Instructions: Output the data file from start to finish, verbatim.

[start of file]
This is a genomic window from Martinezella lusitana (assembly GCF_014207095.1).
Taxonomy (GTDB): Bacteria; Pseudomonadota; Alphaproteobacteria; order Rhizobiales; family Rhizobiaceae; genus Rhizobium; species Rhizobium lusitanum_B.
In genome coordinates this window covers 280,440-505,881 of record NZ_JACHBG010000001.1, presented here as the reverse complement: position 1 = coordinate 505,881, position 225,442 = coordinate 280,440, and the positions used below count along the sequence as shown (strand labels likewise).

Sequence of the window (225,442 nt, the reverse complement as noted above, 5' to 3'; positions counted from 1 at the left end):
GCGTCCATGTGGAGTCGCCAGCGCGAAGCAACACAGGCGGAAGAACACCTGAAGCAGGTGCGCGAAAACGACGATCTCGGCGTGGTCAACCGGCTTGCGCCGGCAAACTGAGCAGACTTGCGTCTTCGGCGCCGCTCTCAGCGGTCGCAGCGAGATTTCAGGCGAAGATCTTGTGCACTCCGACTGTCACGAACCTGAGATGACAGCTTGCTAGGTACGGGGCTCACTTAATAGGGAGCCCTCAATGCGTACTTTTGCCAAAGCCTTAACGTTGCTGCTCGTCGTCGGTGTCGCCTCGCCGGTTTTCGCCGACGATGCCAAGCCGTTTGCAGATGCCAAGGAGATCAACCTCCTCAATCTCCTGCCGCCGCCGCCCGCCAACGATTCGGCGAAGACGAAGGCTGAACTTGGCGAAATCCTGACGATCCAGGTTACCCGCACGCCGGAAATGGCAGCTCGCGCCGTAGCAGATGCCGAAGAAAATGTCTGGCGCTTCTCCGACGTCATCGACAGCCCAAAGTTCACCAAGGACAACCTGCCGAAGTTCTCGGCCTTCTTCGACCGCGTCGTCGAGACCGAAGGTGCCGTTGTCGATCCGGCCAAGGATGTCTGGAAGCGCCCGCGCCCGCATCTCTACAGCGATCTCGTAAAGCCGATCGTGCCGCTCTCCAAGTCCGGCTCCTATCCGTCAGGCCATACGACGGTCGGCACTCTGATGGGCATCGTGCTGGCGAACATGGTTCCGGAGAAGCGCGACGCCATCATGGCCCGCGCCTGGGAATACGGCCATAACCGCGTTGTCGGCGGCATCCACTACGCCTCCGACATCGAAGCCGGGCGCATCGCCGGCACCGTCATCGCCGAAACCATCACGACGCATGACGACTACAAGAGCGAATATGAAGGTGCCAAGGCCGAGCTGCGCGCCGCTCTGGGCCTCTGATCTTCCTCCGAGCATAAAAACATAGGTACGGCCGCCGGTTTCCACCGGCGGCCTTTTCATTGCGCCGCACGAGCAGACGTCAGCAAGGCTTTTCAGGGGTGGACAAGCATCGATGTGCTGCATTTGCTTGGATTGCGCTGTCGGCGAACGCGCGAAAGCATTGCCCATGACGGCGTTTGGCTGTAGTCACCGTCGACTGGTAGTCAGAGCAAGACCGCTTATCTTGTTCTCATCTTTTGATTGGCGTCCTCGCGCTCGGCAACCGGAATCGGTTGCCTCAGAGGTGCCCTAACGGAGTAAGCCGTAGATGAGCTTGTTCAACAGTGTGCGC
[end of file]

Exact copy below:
This is a genomic window from Martinezella lusitana (assembly GCF_014207095.1).
Taxonomy (GTDB): Bacteria; Pseudomonadota; Alphaproteobacteria; order Rhizobiales; family Rhizobiaceae; genus Rhizobium; species Rhizobium lusitanum_B.
In genome coordinates this window covers 280,440-505,881 of record NZ_JACHBG010000001.1, presented here as the reverse complement: position 1 = coordinate 505,881, position 225,442 = coordinate 280,440, and the positions used below count along the sequence as shown (strand labels likewise).

Sequence of the window (225,442 nt, the reverse complement as noted above, 5' to 3'; positions counted from 1 at the left end):
GCGTCCATGTGGAGTCGCCAGCGCGAAGCAACACAGGCGGAAGAACACCTGAAGCAGGTGCGCGAAAACGACGATCTCGGCGTGGTCAACCGGCTTGCGCCGGCAAACTGAGCAGACTTGCGTCTTCGGCGCCGCTCTCAGCGGTCGCAGCGAGATTTCAGGCGAAGATCTTGTGCACTCCGACTGTCACGAACCTGAGATGACAGCTTGCTAGGTACGGGGCTCACTTAATAGGGAGCCCTCAATGCGTACTTTTGCCAAAGCCTTAACGTTGCTGCTCGTCGTCGGTGTCGCCTCGCCGGTTTTCGCCGACGATGCCAAGCCGTTTGCAGATGCCAAGGAGATCAACCTCCTCAATCTCCTGCCGCCGCCGCCCGCCAACGATTCGGCGAAGACGAAGGCTGAACTTGGCGAAATCCTGACGATCCAGGTTACCCGCACGCCGGAAATGGCAGCTCGCGCCGTAGCAGATGCCGAAGAAAATGTCTGGCGCTTCTCCGACGTCATCGACAGCCCAAAGTTCACCAAGGACAACCTGCCGAAGTTCTCGGCCTTCTTCGACCGCGTCGTCGAGACCGAAGGTGCCGTTGTCGATCCGGCCAAGGATGTCTGGAAGCGCCCGCGCCCGCATCTCTACAGCGATCTCGTAAAGCCGATCGTGCCGCTCTCCAAGTCCGGCTCCTATCCGTCAGGCCATACGACGGTCGGCACTCTGATGGGCATCGTGCTGGCGAACATGGTTCCGGAGAAGCGCGACGCCATCATGGCCCGCGCCTGGGAATACGGCCATAACCGCGTTGTCGGCGGCATCCACTACGCCTCCGACATCGAAGCCGGGCGCATCGCCGGCACCGTCATCGCCGAAACCATCACGACGCATGACGACTACAAGAGCGAATATGAAGGTGCCAAGGCCGAGCTGCGCGCCGCTCTGGGCCTCTGATCTTCCTCCGAGCATAAAAACATAGGTACGGCCGCCGGTTTCCACCGGCGGCCTTTTCATTGCGCCGCACGAGCAGACGTCAGCAAGGCTTTTCAGGGGTGGACAAGCATCGATGTGCTGCATTTGCTTGGATTGCGCTGTCGGCGAACGCGCGAAAGCATTGCCCATGACGGCGTTTGGCTGTAGTCACCGTCGACTGGTAGTCAGAGCAAGACCGCTTATCTTGTTCTCATCTTTTGATTGGCGTCCTCGCGCTCGGCAACCGGAATCGGTTGCCTCAGAGGTGCCCTAACGGAGTAAGCCGTAGATGAGCTTGTTCAACAGTGTGCGC